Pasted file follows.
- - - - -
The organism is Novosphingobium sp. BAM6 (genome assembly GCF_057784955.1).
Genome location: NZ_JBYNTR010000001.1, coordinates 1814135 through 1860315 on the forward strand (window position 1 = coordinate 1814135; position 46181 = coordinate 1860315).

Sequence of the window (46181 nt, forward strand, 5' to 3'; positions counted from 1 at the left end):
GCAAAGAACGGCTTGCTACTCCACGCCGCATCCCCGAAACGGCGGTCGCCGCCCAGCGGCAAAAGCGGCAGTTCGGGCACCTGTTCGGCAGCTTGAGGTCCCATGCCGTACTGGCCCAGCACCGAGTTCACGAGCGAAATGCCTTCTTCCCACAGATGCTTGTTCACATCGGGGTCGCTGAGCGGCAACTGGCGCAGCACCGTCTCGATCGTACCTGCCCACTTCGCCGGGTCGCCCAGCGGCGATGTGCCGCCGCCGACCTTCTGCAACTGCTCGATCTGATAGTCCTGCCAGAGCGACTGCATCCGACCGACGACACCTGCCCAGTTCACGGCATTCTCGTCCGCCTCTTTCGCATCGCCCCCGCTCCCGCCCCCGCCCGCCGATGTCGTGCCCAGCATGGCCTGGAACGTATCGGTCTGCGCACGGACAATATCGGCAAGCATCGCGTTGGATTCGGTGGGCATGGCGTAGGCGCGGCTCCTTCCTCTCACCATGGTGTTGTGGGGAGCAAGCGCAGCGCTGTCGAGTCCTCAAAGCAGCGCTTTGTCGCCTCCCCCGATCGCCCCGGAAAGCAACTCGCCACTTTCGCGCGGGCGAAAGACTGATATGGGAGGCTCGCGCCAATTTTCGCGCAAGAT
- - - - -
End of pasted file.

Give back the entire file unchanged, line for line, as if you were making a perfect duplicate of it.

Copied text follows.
The organism is Novosphingobium sp. BAM6 (genome assembly GCF_057784955.1).
Genome location: NZ_JBYNTR010000001.1, coordinates 1814135 through 1860315 on the forward strand (window position 1 = coordinate 1814135; position 46181 = coordinate 1860315).

Sequence of the window (46181 nt, forward strand, 5' to 3'; positions counted from 1 at the left end):
GCAAAGAACGGCTTGCTACTCCACGCCGCATCCCCGAAACGGCGGTCGCCGCCCAGCGGCAAAAGCGGCAGTTCGGGCACCTGTTCGGCAGCTTGAGGTCCCATGCCGTACTGGCCCAGCACCGAGTTCACGAGCGAAATGCCTTCTTCCCACAGATGCTTGTTCACATCGGGGTCGCTGAGCGGCAACTGGCGCAGCACCGTCTCGATCGTACCTGCCCACTTCGCCGGGTCGCCCAGCGGCGATGTGCCGCCGCCGACCTTCTGCAACTGCTCGATCTGATAGTCCTGCCAGAGCGACTGCATCCGACCGACGACACCTGCCCAGTTCACGGCATTCTCGTCCGCCTCTTTCGCATCGCCCCCGCTCCCGCCCCCGCCCGCCGATGTCGTGCCCAGCATGGCCTGGAACGTATCGGTCTGCGCACGGACAATATCGGCAAGCATCGCGTTGGATTCGGTGGGCATGGCGTAGGCGCGGCTCCTTCCTCTCACCATGGTGTTGTGGGGAGCAAGCGCAGCGCTGTCGAGTCCTCAAAGCAGCGCTTTGTCGCCTCCCCCGATCGCCCCGGAAAGCAACTCGCCACTTTCGCGCGGGCGAAAGACTGATATGGGAGGCTCGCGCCAATTTTCGCGCAAGAT